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Charles Henry on the Future of the Print Record

Each of the panelists on our roundtable will present a few opening remarks before we turn to discussion. I’ve asked them each for a teaser, which I’ll post over the next several days. Next up, Charles Henry, president of the Council on Library and Information Resources.

In 2013, CLIR founded the Committee on Coherence at Scale. The committee’s work is guided by the following assumptions: 1) the current array of large-scale digital projects offers a rare opportunity to think about the feasibility of a new, robust digital environment for higher education that, if designed as a system, would create a virtual educational ecology that would correlate many aspects of knowledge organization and the cycle of scholarly communication. 2) A well-designed environment that correlates these various facets of scholarly communication should enhance productivity and encourage new discovery. Working within this multifaceted environment will also foster new methodologies and intellectual strategies over time.

While the primary focus of the committee is digital phenomena, it is also keenly interested in the future of print. With funding from the Andrew W. Mellon Foundation, a post-doctoral fellow has been hired to conduct an Analysis of Costs and Return on Investments for a National System of Print Materials Repositories. A key aspect of building a national system for information management in support of higher education must include analog materials. Working with the University of Michigan, Indiana University, the Modern Language Association, and the Center for Research Libraries, the fellow will begin an analysis of the costs to build regional repositories that will be backed up by an audited, trustworthy system of preservation and archiving of the deposited materials. Costs estimated will include construction of the repositories, moving costs, management, delivery, and ongoing storage costs. The return on this investment will include projections of costs saved/avoided by de-accessioning copies of the printed books and materials nationwide.

An impetus for this grant and its execution derives from the decades-long conversations about the future of print which has often not benefited from a rigorous cost analysis of constructing a national system to house and secure less used materials, redundantly held books, and over time an increasing number of print copies of digitized collections.

Geneva Henry on the Future of the Print Record

Each of the panelists on our roundtable will present a few opening remarks before we turn to discussion. I’ve asked them each for a teaser, which I’ll post over the next several days. Next up, Geneva Henry, University Librarian and vice-provost for libraries at George Washington University.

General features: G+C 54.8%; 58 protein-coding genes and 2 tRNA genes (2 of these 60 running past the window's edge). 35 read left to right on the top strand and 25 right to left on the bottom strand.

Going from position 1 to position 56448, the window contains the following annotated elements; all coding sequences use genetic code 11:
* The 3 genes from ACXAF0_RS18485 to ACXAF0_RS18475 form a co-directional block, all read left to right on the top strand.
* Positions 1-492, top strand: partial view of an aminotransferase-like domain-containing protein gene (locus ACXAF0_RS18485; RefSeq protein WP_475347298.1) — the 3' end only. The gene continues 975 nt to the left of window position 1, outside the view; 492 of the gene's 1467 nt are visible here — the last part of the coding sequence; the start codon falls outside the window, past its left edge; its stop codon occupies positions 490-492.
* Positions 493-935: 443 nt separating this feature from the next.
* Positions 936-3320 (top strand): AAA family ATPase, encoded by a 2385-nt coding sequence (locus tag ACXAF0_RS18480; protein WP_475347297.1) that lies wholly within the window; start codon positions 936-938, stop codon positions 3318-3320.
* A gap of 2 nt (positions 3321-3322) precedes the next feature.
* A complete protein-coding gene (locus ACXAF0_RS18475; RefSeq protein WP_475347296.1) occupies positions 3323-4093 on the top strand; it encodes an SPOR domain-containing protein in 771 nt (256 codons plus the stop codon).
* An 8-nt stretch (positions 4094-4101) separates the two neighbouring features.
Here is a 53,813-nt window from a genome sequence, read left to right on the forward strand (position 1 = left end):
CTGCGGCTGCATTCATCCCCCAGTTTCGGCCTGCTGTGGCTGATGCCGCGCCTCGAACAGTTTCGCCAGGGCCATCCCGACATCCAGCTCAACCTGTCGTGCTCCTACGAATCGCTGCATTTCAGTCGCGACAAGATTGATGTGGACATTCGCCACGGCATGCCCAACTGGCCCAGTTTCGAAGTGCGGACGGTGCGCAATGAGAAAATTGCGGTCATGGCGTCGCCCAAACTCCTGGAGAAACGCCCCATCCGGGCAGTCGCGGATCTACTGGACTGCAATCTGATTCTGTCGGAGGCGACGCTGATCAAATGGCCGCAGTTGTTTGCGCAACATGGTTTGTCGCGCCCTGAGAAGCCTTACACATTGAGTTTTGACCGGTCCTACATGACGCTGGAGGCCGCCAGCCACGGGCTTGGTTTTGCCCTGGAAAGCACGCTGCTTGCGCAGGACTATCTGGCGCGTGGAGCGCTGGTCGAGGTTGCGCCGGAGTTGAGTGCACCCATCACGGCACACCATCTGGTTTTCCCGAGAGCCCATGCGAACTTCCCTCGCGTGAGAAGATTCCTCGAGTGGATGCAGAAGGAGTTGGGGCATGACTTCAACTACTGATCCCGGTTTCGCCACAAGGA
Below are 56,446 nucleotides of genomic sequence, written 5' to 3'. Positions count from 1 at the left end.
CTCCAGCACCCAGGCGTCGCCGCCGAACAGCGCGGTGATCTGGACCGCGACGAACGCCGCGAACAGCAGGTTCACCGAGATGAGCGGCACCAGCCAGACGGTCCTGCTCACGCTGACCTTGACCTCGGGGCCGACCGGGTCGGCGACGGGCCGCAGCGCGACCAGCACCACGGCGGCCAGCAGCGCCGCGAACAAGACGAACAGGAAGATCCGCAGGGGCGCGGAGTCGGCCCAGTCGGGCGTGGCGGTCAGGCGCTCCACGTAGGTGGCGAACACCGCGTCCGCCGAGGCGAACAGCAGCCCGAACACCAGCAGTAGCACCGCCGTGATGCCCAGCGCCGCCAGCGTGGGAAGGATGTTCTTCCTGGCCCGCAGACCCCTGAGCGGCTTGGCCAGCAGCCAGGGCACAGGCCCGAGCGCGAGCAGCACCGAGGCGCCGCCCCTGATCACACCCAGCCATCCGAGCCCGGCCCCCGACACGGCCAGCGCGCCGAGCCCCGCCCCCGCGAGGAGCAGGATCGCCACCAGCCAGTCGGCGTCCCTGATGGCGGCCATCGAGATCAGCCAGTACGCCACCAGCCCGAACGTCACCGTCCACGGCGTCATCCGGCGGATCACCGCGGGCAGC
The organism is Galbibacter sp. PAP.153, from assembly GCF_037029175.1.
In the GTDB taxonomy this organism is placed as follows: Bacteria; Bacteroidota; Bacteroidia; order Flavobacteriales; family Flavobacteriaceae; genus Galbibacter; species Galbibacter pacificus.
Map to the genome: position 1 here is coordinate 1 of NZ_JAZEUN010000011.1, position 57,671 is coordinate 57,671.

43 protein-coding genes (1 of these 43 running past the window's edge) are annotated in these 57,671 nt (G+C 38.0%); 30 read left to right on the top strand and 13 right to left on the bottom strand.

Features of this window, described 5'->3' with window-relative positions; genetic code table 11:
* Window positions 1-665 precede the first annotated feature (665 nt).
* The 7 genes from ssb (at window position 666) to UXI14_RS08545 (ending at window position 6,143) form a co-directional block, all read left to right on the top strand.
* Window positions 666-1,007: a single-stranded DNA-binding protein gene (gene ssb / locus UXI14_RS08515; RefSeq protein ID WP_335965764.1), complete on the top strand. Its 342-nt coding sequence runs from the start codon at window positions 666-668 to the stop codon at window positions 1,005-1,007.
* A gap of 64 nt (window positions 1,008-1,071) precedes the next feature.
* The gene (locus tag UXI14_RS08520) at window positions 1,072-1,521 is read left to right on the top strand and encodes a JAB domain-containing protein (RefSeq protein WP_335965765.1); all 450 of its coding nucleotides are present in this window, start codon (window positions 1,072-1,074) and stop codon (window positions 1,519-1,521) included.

The increased availability of digital scholarly resources coupled with a perception that libraries are throwing away print volumes has led to a belief among some humanities scholars that the print record is no longer a priority for preservation. Not so! The challenge with print is the physical space it requires at a time when there are real constraints on university real estate and budgets. The economics of limited space, ongoing cleaning of the stacks, and accreditation pressures for increased student seating in libraries require well thought-out retention policies. Many libraries have, therefore, established off-site or below-grade efficient storage for materials that have not circulated for many years. As these facilities also reach capacity, decisions must be made about how much to retain. Decisions to deaccession any resource are difficult, time consuming and expensive. The easiest decision is to keep everything. Librarians hold true to their mission to preserve the human record, thus great pains are taken whenever a single library makes a decision to no longer keep its own copy of a resource. It’s not a decision simply about circulation, but also about other factors such as the number of copies held regionally, nationally and globally. For many libraries, the primary decision that is first made is which resources will we commit to retain forever. With more and more shared collections and improved records of holdings, retention decisions are increasingly well-informed, with assurances that the human record will be preserved. A greater challenge that is now arising is tracking lost books and books “retained” by faculty in their offices for the length of their tenure (and beyond). Looking for a book that should be available? You might want to check your colleague’s office.